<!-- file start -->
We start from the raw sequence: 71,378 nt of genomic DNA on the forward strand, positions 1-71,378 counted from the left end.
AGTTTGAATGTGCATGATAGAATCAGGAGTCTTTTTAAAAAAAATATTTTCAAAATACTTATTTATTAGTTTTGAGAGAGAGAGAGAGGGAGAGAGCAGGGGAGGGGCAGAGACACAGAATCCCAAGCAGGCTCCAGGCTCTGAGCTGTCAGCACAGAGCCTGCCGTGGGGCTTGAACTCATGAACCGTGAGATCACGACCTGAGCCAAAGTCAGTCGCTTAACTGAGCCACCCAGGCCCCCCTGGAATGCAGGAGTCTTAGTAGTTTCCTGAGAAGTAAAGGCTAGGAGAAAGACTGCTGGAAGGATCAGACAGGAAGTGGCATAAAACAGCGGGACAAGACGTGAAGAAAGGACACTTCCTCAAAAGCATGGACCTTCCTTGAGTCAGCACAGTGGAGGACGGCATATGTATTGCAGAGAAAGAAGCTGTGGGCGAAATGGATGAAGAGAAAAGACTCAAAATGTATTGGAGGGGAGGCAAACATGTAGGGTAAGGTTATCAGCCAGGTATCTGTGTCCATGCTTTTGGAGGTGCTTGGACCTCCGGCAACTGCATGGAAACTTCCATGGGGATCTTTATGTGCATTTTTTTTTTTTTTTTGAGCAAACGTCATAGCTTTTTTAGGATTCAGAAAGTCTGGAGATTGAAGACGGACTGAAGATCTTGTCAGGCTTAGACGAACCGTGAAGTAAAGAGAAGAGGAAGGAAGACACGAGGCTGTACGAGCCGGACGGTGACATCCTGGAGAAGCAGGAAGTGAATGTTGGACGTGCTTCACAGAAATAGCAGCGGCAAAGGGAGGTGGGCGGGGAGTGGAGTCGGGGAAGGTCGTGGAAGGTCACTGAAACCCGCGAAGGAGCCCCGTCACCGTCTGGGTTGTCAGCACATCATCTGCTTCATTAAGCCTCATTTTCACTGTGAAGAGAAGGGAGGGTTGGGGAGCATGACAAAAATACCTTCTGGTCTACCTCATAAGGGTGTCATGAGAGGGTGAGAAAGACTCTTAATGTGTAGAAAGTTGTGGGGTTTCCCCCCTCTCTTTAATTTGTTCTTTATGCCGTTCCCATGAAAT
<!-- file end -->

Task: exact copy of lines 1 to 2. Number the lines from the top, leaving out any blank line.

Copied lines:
We start from the raw sequence: 71,378 nt of genomic DNA on the forward strand, positions 1-71,378 counted from the left end.
AGTTTGAATGTGCATGATAGAATCAGGAGTCTTTTTAAAAAAAATATTTTCAAAATACTTATTTATTAGTTTTGAGAGAGAGAGAGAGGGAGAGAGCAGGGGAGGGGCAGAGACACAGAATCCCAAGCAGGCTCCAGGCTCTGAGCTGTCAGCACAGAGCCTGCCGTGGGGCTTGAACTCATGAACCGTGAGATCACGACCTGAGCCAAAGTCAGTCGCTTAACTGAGCCACCCAGGCCCCCCTGGAATGCAGGAGTCTTAGTAGTTTCCTGAGAAGTAAAGGCTAGGAGAAAGACTGCTGGAAGGATCAGACAGGAAGTGGCATAAAACAGCGGGACAAGACGTGAAGAAAGGACACTTCCTCAAAAGCATGGACCTTCCTTGAGTCAGCACAGTGGAGGACGGCATATGTATTGCAGAGAAAGAAGCTGTGGGCGAAATGGATGAAGAGAAAAGACTCAAAATGTATTGGAGGGGAGGCAAACATGTAGGGTAAGGTTATCAGCCAGGTATCTGTGTCCATGCTTTTGGAGGTGCTTGGACCTCCGGCAACTGCATGGAAACTTCCATGGGGATCTTTATGTGCATTTTTTTTTTTTTTTTGAGCAAACGTCATAGCTTTTTTAGGATTCAGAAAGTCTGGAGATTGAAGACGGACTGAAGATCTTGTCAGGCTTAGACGAACCGTGAAGTAAAGAGAAGAGGAAGGAAGACACGAGGCTGTACGAGCCGGACGGTGACATCCTGGAGAAGCAGGAAGTGAATGTTGGACGTGCTTCACAGAAATAGCAGCGGCAAAGGGAGGTGGGCGGGGAGTGGAGTCGGGGAAGGTCGTGGAAGGTCACTGAAACCCGCGAAGGAGCCCCGTCACCGTCTGGGTTGTCAGCACATCATCTGCTTCATTAAGCCTCATTTTCACTGTGAAGAGAAGGGAGGGTTGGGGAGCATGACAAAAATACCTTCTGGTCTACCTCATAAGGGTGTCATGAGAGGGTGAGAAAGACTCTTAATGTGTAGAAAGTTGTGGGGTTTCCCCCCTCTCTTTAATTTGTTCTTTATGCCGTTCCCATGAAAT